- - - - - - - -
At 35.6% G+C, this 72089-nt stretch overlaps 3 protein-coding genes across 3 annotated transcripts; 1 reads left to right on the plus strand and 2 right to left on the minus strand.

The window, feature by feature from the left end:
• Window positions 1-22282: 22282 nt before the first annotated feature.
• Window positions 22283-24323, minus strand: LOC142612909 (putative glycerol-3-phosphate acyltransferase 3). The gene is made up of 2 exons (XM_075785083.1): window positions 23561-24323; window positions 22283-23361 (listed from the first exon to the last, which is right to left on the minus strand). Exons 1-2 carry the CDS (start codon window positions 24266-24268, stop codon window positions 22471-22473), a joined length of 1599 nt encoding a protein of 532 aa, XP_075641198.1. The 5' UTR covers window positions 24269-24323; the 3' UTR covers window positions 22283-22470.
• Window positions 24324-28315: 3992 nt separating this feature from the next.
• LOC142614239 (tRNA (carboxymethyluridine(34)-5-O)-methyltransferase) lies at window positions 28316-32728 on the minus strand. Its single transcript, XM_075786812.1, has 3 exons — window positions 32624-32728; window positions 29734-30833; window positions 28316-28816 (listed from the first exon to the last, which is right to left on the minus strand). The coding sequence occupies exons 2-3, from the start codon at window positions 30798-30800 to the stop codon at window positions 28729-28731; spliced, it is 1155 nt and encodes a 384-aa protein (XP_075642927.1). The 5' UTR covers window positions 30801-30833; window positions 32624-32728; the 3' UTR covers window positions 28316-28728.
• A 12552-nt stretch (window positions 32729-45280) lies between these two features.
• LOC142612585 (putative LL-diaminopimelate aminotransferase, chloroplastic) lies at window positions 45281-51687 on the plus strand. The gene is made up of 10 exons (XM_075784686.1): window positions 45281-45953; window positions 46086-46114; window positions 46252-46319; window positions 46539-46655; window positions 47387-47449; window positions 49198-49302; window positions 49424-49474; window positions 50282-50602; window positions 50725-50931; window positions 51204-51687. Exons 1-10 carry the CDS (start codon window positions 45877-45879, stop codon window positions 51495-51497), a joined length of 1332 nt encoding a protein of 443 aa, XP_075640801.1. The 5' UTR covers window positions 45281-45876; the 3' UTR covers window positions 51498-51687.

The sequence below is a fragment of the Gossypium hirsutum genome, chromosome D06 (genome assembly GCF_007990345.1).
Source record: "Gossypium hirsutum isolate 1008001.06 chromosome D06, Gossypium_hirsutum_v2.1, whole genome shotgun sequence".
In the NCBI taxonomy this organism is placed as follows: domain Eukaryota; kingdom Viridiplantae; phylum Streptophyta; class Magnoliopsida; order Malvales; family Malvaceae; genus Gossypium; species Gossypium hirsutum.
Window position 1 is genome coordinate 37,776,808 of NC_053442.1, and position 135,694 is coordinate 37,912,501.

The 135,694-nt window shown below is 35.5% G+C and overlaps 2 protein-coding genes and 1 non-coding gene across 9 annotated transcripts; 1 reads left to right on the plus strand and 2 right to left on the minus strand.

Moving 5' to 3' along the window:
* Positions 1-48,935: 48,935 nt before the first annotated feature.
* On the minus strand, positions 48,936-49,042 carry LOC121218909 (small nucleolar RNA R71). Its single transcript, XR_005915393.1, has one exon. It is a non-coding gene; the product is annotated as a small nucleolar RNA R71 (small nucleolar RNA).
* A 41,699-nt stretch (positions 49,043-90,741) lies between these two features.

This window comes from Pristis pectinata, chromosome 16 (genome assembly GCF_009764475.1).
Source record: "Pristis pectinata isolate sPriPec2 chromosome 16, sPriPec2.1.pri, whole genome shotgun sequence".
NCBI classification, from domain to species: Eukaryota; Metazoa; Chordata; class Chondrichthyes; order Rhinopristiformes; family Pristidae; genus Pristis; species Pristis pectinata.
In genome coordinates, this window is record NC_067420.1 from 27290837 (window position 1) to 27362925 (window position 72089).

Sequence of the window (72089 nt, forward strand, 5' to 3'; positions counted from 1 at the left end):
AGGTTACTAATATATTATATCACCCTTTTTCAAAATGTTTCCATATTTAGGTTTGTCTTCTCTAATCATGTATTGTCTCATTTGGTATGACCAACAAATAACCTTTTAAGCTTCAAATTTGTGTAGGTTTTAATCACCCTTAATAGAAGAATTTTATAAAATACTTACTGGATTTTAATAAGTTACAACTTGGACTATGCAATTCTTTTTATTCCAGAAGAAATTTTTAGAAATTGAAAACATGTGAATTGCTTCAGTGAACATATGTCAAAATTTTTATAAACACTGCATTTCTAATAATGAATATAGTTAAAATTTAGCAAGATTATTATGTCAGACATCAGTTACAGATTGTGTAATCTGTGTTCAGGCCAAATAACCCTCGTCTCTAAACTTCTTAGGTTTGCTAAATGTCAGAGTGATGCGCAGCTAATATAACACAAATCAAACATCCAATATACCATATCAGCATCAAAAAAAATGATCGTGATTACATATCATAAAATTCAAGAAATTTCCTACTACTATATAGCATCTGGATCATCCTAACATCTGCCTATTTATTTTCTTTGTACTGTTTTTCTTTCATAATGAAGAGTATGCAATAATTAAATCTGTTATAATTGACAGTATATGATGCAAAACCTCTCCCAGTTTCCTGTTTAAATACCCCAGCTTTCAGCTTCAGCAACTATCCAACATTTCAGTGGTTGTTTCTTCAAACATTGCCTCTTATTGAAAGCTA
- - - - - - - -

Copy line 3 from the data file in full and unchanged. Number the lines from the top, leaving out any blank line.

• Window positions 1-22282: 22282 nt before the first annotated feature.